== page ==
Virginia Environmental Justice Act, Va. Code §§ 2.2-234 to -235, states that “It is the policy of the Commonwealth to promote environmental justice and ensure that it is carried out throughout the Commonwealth, with a focus on environmental justice communities and fenceline communities.”
Processes and Procedures (including Title VI)
Each division listed under the Virginia Department of Transportation (VDOT) has listed Title VI responsibilities. Many of these divisions mention non-discrimination under their responsibilities.
Any person who believes they—or a specific class of persons—were subjected to discrimination on the basis of race, color, or national origin in the programs and activities of the Virginia Department of Transportation (VDOT)—a recipient of Federal financial assistance through the Federal Highway Administration—may file a complaint of discrimination under Title VI of the Civil Rights Act of 1964 (Title VI) and related statutes.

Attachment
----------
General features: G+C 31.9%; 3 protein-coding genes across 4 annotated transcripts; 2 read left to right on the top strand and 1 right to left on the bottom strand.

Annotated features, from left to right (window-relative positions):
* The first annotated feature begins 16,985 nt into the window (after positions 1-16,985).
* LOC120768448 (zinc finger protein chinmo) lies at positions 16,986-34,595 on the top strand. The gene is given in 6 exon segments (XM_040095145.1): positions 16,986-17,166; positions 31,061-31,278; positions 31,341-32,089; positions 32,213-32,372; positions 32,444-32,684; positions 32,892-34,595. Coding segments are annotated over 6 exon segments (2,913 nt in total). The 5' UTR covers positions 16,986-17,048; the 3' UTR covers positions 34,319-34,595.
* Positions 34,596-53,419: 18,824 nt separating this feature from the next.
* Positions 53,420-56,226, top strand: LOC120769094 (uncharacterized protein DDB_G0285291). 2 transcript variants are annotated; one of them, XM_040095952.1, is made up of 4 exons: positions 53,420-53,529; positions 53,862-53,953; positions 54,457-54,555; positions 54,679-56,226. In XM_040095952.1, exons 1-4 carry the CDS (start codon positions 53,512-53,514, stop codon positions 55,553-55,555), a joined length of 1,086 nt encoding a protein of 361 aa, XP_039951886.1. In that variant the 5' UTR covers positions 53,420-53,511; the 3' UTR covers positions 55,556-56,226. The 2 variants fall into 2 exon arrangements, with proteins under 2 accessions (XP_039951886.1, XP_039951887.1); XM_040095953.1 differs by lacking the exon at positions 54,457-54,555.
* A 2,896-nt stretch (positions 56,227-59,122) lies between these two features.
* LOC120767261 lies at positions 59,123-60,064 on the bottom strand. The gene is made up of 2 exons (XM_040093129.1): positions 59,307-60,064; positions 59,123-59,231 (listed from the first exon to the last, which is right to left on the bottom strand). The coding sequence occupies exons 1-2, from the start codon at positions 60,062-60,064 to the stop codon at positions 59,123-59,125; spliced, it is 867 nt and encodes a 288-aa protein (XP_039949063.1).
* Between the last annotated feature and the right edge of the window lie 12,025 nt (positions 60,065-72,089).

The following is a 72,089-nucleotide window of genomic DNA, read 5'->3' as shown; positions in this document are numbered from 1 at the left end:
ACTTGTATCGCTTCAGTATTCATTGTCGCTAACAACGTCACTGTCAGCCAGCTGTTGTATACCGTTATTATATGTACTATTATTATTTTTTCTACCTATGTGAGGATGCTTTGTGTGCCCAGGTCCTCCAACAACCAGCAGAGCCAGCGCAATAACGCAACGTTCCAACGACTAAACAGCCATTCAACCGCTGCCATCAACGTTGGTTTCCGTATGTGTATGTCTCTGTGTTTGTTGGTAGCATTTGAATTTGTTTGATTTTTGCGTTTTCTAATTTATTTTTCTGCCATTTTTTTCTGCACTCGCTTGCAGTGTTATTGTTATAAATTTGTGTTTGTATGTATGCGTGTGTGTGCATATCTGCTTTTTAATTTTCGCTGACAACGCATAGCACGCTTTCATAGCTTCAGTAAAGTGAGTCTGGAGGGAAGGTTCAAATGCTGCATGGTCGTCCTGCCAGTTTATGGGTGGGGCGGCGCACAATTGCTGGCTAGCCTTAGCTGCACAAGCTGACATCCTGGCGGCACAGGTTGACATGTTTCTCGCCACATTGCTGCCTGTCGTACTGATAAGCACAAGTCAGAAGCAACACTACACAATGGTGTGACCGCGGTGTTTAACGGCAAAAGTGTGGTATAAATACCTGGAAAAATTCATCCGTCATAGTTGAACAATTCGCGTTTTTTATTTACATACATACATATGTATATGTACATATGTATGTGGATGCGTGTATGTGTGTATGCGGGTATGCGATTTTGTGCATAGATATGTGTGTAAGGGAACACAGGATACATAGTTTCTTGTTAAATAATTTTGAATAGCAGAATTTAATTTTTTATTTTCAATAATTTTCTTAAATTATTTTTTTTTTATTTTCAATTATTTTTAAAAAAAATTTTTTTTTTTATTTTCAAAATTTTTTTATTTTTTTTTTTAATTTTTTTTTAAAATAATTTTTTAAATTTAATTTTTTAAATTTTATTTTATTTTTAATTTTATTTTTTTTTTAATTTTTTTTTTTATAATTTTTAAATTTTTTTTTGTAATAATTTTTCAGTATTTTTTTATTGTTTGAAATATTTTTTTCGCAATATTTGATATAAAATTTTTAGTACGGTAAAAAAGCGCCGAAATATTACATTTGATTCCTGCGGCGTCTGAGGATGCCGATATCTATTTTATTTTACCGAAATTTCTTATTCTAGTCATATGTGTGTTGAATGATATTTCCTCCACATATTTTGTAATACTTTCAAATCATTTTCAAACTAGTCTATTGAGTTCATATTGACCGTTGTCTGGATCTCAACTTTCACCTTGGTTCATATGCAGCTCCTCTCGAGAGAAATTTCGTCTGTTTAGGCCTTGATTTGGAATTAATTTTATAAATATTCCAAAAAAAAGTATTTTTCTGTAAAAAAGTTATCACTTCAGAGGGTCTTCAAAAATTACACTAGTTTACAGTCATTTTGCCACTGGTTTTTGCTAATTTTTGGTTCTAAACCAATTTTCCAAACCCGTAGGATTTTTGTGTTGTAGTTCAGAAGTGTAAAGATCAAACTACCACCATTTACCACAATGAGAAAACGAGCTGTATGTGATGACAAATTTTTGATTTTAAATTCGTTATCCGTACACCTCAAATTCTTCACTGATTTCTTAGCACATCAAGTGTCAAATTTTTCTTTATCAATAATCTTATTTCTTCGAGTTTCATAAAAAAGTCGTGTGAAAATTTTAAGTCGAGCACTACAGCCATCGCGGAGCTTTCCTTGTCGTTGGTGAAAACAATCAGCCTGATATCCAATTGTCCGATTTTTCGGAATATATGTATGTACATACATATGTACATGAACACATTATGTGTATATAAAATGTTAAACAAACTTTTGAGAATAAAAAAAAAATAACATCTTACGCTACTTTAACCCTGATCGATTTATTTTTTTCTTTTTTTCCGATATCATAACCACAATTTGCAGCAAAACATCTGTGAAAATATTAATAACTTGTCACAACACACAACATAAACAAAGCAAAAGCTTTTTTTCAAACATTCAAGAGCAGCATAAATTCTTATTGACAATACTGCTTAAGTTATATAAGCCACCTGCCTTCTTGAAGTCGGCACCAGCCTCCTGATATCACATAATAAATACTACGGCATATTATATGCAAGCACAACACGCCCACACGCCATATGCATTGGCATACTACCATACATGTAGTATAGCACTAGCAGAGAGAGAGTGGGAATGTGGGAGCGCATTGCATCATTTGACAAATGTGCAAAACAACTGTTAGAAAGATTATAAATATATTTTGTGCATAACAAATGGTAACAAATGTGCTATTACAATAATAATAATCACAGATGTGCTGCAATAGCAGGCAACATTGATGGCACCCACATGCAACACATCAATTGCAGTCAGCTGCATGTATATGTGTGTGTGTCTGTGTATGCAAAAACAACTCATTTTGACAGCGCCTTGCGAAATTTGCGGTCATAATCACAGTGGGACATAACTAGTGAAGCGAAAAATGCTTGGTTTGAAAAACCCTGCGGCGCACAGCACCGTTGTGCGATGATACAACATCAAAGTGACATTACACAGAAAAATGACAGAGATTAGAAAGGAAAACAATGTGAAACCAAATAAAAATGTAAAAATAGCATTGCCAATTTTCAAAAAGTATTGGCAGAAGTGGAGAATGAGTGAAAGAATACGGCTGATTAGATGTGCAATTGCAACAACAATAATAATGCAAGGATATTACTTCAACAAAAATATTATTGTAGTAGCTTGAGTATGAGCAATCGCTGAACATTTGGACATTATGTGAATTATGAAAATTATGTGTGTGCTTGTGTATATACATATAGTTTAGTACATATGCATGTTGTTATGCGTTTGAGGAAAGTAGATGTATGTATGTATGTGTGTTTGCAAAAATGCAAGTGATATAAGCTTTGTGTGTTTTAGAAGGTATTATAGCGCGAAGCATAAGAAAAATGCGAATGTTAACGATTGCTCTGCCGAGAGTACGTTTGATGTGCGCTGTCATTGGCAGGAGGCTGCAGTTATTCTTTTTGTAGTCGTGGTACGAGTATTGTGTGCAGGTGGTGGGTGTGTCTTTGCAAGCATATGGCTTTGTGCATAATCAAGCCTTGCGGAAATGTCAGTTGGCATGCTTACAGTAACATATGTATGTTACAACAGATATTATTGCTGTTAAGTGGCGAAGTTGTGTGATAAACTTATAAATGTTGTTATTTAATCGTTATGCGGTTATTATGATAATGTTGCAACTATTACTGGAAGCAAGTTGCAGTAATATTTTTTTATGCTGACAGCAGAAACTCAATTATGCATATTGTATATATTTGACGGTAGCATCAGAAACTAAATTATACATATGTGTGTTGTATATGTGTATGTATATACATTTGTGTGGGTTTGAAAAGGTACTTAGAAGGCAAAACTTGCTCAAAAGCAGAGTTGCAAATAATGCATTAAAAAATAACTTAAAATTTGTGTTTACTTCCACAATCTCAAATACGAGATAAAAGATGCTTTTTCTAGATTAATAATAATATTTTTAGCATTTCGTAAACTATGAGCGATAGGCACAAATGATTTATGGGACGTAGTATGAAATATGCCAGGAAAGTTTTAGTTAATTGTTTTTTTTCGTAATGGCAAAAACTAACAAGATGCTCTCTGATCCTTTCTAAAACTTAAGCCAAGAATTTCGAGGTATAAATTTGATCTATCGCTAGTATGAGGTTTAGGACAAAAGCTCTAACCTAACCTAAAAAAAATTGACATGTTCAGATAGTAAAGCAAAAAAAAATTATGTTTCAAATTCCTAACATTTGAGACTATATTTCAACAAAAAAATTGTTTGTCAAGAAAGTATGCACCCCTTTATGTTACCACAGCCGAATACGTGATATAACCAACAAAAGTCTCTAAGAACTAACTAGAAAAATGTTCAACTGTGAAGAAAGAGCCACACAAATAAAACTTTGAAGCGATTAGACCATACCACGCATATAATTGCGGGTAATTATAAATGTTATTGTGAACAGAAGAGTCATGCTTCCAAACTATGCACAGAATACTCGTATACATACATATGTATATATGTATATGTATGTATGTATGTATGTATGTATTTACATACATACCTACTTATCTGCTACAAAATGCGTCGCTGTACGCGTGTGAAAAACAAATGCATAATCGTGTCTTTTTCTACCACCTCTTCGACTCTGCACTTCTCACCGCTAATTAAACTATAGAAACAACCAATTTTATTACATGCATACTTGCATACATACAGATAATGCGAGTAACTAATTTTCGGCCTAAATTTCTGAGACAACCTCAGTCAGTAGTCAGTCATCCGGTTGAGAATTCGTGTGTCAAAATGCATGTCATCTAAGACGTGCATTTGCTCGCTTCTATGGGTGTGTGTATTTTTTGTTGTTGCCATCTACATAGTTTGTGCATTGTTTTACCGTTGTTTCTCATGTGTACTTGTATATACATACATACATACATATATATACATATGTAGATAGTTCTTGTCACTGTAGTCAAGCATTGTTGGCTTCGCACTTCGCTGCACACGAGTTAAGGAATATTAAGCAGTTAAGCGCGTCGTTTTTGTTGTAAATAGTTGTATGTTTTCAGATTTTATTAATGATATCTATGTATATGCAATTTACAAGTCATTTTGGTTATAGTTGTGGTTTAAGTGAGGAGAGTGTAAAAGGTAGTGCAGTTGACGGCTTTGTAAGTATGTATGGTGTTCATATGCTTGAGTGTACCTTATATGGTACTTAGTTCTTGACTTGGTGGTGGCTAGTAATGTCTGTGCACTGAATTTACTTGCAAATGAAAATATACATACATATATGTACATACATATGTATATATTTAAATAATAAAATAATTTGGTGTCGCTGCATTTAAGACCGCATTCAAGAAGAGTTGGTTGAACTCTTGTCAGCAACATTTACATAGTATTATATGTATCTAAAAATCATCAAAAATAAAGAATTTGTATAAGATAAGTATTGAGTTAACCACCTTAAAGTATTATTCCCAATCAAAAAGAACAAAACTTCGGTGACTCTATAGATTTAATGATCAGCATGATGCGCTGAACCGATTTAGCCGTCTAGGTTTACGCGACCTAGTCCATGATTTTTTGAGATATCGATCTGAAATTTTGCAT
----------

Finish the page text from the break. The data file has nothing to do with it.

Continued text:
Complaints related to the Federal-aid highway program may be filed with VDOT, FHWA Division Office, the FHWA Headquarters Office of Civil Rights (HCR), the USDOT Departmental Office of Civil Rights, and the USDOJ.
A complaint should contain the following information, and may be sent to the above coordinators:
- A written explanation of the alleged discriminatory actions;
- The complainant’s contact information, including, if available: full name, postal address, phone number, and email address;
- The basis of the complaint (e.g., race, color, national origin);
- The names of specific persons and respondents (e.g., agencies/organizations)alleged to have discriminated;
- Sufficient information to understand the facts that led the complainant to believe that discrimination occurred in a program or activity that receives Federal financial assistance; and